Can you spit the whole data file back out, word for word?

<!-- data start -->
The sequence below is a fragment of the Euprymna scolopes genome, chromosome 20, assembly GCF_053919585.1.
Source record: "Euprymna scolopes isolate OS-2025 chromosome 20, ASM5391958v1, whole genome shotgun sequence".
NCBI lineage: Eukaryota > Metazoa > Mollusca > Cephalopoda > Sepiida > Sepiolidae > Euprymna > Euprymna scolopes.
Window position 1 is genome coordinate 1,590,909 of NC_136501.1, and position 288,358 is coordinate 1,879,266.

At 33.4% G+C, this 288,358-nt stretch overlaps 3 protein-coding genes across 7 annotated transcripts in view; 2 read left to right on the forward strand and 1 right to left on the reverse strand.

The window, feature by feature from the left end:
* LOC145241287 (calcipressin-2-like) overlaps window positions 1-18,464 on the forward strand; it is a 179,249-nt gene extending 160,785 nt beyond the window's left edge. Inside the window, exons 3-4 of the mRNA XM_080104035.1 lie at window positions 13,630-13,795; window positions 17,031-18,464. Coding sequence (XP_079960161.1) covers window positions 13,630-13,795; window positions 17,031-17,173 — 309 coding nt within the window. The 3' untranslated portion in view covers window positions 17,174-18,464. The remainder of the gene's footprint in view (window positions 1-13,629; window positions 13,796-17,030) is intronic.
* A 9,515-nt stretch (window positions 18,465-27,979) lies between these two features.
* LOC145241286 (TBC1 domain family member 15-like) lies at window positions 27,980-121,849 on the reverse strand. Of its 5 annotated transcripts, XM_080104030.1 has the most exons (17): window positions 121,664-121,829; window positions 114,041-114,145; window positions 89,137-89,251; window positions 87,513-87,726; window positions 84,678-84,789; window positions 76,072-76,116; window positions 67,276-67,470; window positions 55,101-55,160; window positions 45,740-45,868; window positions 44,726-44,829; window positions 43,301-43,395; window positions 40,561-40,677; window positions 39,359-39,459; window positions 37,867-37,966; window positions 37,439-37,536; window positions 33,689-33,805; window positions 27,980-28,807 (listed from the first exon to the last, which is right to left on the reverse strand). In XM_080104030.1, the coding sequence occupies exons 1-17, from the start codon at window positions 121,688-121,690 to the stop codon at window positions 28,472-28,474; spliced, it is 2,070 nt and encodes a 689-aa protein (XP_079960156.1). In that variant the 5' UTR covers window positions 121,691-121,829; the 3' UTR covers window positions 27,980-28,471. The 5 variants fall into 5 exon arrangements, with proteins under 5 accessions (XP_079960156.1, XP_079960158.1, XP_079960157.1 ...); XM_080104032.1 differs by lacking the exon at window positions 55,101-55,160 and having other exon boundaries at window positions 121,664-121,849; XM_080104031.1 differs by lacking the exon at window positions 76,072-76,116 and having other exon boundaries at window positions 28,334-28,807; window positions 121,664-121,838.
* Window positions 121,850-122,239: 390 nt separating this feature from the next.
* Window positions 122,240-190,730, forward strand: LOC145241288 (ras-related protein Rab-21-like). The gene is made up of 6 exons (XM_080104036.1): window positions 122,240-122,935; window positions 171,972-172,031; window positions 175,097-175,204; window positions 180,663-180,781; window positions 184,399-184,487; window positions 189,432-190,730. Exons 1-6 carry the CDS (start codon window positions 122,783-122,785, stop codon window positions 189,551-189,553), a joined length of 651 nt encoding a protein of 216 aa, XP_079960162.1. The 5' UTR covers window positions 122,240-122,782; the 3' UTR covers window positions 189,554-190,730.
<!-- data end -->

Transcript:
The sequence below is a fragment of the Euprymna scolopes genome, chromosome 20, assembly GCF_053919585.1.
Source record: "Euprymna scolopes isolate OS-2025 chromosome 20, ASM5391958v1, whole genome shotgun sequence".
NCBI lineage: Eukaryota > Metazoa > Mollusca > Cephalopoda > Sepiida > Sepiolidae > Euprymna > Euprymna scolopes.
Window position 1 is genome coordinate 1,590,909 of NC_136501.1, and position 288,358 is coordinate 1,879,266.

At 33.4% G+C, this 288,358-nt stretch overlaps 3 protein-coding genes across 7 annotated transcripts in view; 2 read left to right on the forward strand and 1 right to left on the reverse strand.

The window, feature by feature from the left end:
* LOC145241287 (calcipressin-2-like) overlaps window positions 1-18,464 on the forward strand; it is a 179,249-nt gene extending 160,785 nt beyond the window's left edge. Inside the window, exons 3-4 of the mRNA XM_080104035.1 lie at window positions 13,630-13,795; window positions 17,031-18,464. Coding sequence (XP_079960161.1) covers window positions 13,630-13,795; window positions 17,031-17,173 — 309 coding nt within the window. The 3' untranslated portion in view covers window positions 17,174-18,464. The remainder of the gene's footprint in view (window positions 1-13,629; window positions 13,796-17,030) is intronic.
* A 9,515-nt stretch (window positions 18,465-27,979) lies between these two features.
* LOC145241286 (TBC1 domain family member 15-like) lies at window positions 27,980-121,849 on the reverse strand. Of its 5 annotated transcripts, XM_080104030.1 has the most exons (17): window positions 121,664-121,829; window positions 114,041-114,145; window positions 89,137-89,251; window positions 87,513-87,726; window positions 84,678-84,789; window positions 76,072-76,116; window positions 67,276-67,470; window positions 55,101-55,160; window positions 45,740-45,868; window positions 44,726-44,829; window positions 43,301-43,395; window positions 40,561-40,677; window positions 39,359-39,459; window positions 37,867-37,966; window positions 37,439-37,536; window positions 33,689-33,805; window positions 27,980-28,807 (listed from the first exon to the last, which is right to left on the reverse strand). In XM_080104030.1, the coding sequence occupies exons 1-17, from the start codon at window positions 121,688-121,690 to the stop codon at window positions 28,472-28,474; spliced, it is 2,070 nt and encodes a 689-aa protein (XP_079960156.1). In that variant the 5' UTR covers window positions 121,691-121,829; the 3' UTR covers window positions 27,980-28,471. The 5 variants fall into 5 exon arrangements, with proteins under 5 accessions (XP_079960156.1, XP_079960158.1, XP_079960157.1 ...); XM_080104032.1 differs by lacking the exon at window positions 55,101-55,160 and having other exon boundaries at window positions 121,664-121,849; XM_080104031.1 differs by lacking the exon at window positions 76,072-76,116 and having other exon boundaries at window positions 28,334-28,807; window positions 121,664-121,838.
* Window positions 121,850-122,239: 390 nt separating this feature from the next.
* Window positions 122,240-190,730, forward strand: LOC145241288 (ras-related protein Rab-21-like). The gene is made up of 6 exons (XM_080104036.1): window positions 122,240-122,935; window positions 171,972-172,031; window positions 175,097-175,204; window positions 180,663-180,781; window positions 184,399-184,487; window positions 189,432-190,730. Exons 1-6 carry the CDS (start codon window positions 122,783-122,785, stop codon window positions 189,551-189,553), a joined length of 651 nt encoding a protein of 216 aa, XP_079960162.1. The 5' UTR covers window positions 122,240-122,782; the 3' UTR covers window positions 189,554-190,730.